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– Tim Vermeulen · 4 years, 1 month ago

Like you said, those mathematical constants would have popped out at some point, so in what way are we stuck with the wrong constant, or anything similar? As those constants are mathematical and not physical, I would say that those aliens have discovered that identity as well.Log in to reply

I can assure you, the fact that our circle constant represents half a revolution, instead of a whole, makes introductory trigonometry a lot harder for people who aren't too comfortable with mathematics. Quick, how many degrees is \(\frac{\pi}{4}\) radians? Any sensible person without knowledge of radians would say that it ought to be \(90^\circ\), since that's a quarter of a circle. But no, it's a quarter of half a circle. This is what I mean when I say we chose poorly. – Arthur Mårtensson · 4 years, 1 month ago

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– Tim Vermeulen · 4 years, 1 month ago

Right, I wasn't getting into \(\pi \text{ versus } \tau\), but I totally agree with you. \(6.28\) makes much more sense than \(3.14\). Apart from that, I think that the more intelligent aliens have the constants \(\tau\) and \(e\) as well.Log in to reply

– Chris Quinones · 4 years, 1 month ago

I feel there is a problem with the nature of discussing what a civilization would perceive as "perfect" or not. Because perfection is purely a human invention, (even if taken from evidence in nature, such as observed symmetries and such ), attempting to predict what constants an alien race would use is complete speculation, and speculation with no real evidence to base it upon. Perhaps to an alien race, irrational numbers have an unseen symmetry that makes them appear perfect in comparison to the imperfect naturals.Log in to reply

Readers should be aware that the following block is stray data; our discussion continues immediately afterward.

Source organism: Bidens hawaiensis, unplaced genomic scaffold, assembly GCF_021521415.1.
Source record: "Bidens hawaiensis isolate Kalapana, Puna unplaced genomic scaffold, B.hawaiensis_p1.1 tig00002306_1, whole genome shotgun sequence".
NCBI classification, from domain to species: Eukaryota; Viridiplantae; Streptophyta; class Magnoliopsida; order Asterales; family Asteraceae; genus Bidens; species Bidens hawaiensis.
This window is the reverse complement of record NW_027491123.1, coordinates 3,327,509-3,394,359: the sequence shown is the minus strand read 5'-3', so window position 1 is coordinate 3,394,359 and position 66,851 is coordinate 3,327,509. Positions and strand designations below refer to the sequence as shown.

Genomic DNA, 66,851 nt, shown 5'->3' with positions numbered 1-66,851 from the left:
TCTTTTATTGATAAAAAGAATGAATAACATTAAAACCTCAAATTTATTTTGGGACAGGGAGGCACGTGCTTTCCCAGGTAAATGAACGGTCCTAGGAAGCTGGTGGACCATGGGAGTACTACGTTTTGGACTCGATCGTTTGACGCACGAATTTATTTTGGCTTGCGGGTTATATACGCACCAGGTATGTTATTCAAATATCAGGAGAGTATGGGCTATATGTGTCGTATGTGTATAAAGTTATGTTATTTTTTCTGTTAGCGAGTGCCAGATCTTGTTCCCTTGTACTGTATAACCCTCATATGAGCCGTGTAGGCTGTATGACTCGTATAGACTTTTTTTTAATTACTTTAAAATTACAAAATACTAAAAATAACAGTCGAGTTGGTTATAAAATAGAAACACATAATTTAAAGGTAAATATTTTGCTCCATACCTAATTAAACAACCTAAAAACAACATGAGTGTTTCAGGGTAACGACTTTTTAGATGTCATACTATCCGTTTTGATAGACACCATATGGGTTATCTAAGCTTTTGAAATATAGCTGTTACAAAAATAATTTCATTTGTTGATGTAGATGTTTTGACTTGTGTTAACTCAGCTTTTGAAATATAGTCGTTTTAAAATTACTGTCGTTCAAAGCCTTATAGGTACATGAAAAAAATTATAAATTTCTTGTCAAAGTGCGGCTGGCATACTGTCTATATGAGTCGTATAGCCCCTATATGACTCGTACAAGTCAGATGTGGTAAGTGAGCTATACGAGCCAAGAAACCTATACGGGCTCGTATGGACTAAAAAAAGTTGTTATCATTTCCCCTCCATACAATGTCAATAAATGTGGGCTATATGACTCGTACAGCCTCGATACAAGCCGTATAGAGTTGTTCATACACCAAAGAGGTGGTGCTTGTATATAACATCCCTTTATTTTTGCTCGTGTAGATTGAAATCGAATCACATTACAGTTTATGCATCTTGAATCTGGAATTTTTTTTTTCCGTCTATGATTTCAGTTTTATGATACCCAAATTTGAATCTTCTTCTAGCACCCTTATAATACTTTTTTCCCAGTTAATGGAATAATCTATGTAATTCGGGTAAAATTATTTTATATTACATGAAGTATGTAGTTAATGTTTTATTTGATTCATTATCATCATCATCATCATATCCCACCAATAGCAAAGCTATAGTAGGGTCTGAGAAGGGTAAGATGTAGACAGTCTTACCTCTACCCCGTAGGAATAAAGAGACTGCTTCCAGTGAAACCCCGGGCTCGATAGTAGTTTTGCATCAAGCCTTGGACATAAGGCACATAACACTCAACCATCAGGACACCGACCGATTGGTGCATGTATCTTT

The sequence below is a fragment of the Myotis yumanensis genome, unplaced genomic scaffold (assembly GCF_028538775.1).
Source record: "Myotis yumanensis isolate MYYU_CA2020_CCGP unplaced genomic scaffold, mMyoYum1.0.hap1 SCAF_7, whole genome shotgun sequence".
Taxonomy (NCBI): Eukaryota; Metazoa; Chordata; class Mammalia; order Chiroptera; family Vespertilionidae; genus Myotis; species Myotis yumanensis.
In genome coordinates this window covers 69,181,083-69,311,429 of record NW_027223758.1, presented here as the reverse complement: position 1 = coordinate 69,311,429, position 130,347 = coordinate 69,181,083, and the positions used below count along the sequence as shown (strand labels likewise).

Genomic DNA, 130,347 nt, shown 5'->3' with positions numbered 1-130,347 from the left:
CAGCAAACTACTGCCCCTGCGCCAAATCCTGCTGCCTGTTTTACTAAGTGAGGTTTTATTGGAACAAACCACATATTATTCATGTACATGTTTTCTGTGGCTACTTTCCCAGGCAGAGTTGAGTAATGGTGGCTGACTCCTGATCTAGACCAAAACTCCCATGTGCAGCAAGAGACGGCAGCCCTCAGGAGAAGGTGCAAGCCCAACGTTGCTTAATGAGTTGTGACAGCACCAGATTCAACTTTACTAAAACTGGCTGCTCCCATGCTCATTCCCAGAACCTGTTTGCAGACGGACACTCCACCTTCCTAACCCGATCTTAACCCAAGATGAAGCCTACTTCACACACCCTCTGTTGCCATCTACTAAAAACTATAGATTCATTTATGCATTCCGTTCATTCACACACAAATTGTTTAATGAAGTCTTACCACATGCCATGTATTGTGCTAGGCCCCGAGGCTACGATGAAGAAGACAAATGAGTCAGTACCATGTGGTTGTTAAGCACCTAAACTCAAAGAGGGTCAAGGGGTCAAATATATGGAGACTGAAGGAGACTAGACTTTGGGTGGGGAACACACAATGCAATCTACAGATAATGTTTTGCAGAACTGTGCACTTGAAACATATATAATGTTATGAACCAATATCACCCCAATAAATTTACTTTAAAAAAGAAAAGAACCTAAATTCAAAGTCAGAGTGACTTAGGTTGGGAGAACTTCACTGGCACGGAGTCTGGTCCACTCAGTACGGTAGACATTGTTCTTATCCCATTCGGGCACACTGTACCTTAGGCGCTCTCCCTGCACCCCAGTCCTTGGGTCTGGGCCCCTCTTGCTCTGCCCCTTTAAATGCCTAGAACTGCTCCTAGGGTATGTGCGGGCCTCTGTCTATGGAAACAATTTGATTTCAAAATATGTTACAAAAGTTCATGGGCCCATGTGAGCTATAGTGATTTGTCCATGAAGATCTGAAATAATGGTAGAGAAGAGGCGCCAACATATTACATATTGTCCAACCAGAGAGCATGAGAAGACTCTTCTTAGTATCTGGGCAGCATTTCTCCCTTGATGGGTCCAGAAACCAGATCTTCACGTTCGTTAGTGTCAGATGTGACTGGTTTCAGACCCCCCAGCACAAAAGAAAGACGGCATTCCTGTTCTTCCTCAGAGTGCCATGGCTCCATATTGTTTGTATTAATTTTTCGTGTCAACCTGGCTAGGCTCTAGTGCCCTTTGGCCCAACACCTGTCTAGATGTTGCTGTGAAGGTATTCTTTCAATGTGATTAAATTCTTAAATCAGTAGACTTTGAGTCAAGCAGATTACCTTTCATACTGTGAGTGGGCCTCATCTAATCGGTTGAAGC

I don't find it surprising, since 100% of real numbers are irrational. So if you pick a real number at random, it will be irrational with probability 1... – Marcell Simkó · 4 years, 1 month ago

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A couple of points:

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– Tim Vermeulen · 4 years, 1 month ago

What would you consider to be a fundamental physical constant? Would you say it is a constant that is not based on (trivial) man-made units? Would you consider \(\pi\) and \(e\) to be physical constants as well as mathematical ones?Log in to reply

Would you say it is a constant that is not based on (trivial) man-made units?

Would you consider π and e to be physical constants as well as mathematical ones?

solutionof whatever the fundamental theory is can be described by geometry at everyday length scales, in particular Riemannian geometry. Therefore, we have the notion of a locally flat neighborhood around a point, and for these neighborhoods we can use concepts from Euclidean geometry like \(\pi\). This is, however, a property of the solution, not the fundamental physical theory. \(\pi\) doesn't appear in the action.Log in to reply

– Prashant Sinha · 4 years, 1 month ago

What about e? It comes up naturally while solving the differentials.Log in to reply